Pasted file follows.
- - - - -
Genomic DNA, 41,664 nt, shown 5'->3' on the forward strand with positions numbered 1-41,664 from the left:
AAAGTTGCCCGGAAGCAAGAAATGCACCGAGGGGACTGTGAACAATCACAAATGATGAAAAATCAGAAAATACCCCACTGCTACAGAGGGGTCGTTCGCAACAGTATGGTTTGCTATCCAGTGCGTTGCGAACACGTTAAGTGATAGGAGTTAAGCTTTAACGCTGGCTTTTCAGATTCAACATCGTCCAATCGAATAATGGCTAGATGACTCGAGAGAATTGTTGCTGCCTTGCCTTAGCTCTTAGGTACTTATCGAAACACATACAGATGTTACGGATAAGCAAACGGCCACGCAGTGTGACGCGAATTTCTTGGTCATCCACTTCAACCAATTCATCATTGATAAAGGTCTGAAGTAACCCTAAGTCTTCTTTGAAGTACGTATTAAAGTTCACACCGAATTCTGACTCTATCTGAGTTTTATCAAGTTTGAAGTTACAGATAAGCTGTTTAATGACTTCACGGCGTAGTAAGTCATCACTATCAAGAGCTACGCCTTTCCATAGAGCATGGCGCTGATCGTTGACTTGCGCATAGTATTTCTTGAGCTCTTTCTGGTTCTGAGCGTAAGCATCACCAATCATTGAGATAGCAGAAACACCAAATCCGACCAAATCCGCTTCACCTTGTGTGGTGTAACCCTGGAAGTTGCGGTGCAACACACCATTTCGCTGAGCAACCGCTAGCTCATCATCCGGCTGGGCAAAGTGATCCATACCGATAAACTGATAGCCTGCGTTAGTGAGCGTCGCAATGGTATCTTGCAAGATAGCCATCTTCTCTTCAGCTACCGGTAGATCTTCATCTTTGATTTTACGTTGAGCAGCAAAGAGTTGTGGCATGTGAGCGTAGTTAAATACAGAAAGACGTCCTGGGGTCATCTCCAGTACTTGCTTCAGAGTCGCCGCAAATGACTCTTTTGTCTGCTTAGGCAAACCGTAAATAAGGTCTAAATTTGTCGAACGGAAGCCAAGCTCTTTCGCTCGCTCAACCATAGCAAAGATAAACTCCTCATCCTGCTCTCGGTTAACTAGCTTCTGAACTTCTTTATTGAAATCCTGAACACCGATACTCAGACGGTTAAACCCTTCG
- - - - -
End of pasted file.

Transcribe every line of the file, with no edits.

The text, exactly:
Genomic DNA, 41,664 nt, shown 5'->3' on the forward strand with positions numbered 1-41,664 from the left:
AAAGTTGCCCGGAAGCAAGAAATGCACCGAGGGGACTGTGAACAATCACAAATGATGAAAAATCAGAAAATACCCCACTGCTACAGAGGGGTCGTTCGCAACAGTATGGTTTGCTATCCAGTGCGTTGCGAACACGTTAAGTGATAGGAGTTAAGCTTTAACGCTGGCTTTTCAGATTCAACATCGTCCAATCGAATAATGGCTAGATGACTCGAGAGAATTGTTGCTGCCTTGCCTTAGCTCTTAGGTACTTATCGAAACACATACAGATGTTACGGATAAGCAAACGGCCACGCAGTGTGACGCGAATTTCTTGGTCATCCACTTCAACCAATTCATCATTGATAAAGGTCTGAAGTAACCCTAAGTCTTCTTTGAAGTACGTATTAAAGTTCACACCGAATTCTGACTCTATCTGAGTTTTATCAAGTTTGAAGTTACAGATAAGCTGTTTAATGACTTCACGGCGTAGTAAGTCATCACTATCAAGAGCTACGCCTTTCCATAGAGCATGGCGCTGATCGTTGACTTGCGCATAGTATTTCTTGAGCTCTTTCTGGTTCTGAGCGTAAGCATCACCAATCATTGAGATAGCAGAAACACCAAATCCGACCAAATCCGCTTCACCTTGTGTGGTGTAACCCTGGAAGTTGCGGTGCAACACACCATTTCGCTGAGCAACCGCTAGCTCATCATCCGGCTGGGCAAAGTGATCCATACCGATAAACTGATAGCCTGCGTTAGTGAGCGTCGCAATGGTATCTTGCAAGATAGCCATCTTCTCTTCAGCTACCGGTAGATCTTCATCTTTGATTTTACGTTGAGCAGCAAAGAGTTGTGGCATGTGAGCGTAGTTAAATACAGAAAGACGTCCTGGGGTCATCTCCAGTACTTGCTTCAGAGTCGCCGCAAATGACTCTTTTGTCTGCTTAGGCAAACCGTAAATAAGGTCTAAATTTGTCGAACGGAAGCCAAGCTCTTTCGCTCGCTCAACCATAGCAAAGATAAACTCCTCATCCTGCTCTCGGTTAACTAGCTTCTGAACTTCTTTATTGAAATCCTGAACACCGATACTCAGACGGTTAAACCCTTCG